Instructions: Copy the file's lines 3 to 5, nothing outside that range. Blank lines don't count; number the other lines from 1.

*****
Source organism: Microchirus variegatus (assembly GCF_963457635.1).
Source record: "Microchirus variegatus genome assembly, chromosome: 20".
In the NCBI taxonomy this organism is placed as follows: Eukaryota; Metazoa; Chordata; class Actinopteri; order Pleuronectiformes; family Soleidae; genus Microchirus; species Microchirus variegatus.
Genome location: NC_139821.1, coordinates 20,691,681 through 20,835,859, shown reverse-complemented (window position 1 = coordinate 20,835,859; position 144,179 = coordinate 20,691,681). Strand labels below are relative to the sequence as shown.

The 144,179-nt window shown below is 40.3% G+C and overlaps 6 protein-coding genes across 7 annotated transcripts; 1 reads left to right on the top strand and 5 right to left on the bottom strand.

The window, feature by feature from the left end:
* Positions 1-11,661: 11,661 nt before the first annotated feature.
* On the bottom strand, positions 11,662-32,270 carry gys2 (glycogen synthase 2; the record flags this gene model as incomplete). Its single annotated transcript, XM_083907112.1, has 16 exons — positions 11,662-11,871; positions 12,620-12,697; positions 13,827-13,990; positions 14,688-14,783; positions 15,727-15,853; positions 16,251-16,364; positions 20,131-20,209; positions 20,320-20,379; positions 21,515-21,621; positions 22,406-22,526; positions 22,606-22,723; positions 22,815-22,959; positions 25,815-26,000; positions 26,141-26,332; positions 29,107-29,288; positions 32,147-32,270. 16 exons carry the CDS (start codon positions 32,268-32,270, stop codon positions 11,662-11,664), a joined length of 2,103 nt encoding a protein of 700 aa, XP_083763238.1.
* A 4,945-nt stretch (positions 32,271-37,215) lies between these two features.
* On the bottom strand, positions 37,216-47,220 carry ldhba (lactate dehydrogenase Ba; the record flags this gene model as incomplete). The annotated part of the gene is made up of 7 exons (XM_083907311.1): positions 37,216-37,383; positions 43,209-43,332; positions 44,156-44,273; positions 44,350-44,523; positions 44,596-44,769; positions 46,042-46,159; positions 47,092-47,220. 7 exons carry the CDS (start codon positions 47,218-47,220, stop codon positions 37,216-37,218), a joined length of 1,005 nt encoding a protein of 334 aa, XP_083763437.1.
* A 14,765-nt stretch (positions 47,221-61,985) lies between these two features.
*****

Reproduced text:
In the NCBI taxonomy this organism is placed as follows: Eukaryota; Metazoa; Chordata; class Actinopteri; order Pleuronectiformes; family Soleidae; genus Microchirus; species Microchirus variegatus.
Genome location: NC_139821.1, coordinates 20,691,681 through 20,835,859, shown reverse-complemented (window position 1 = coordinate 20,835,859; position 144,179 = coordinate 20,691,681). Strand labels below are relative to the sequence as shown.

The 144,179-nt window shown below is 40.3% G+C and overlaps 6 protein-coding genes across 7 annotated transcripts; 1 reads left to right on the top strand and 5 right to left on the bottom strand.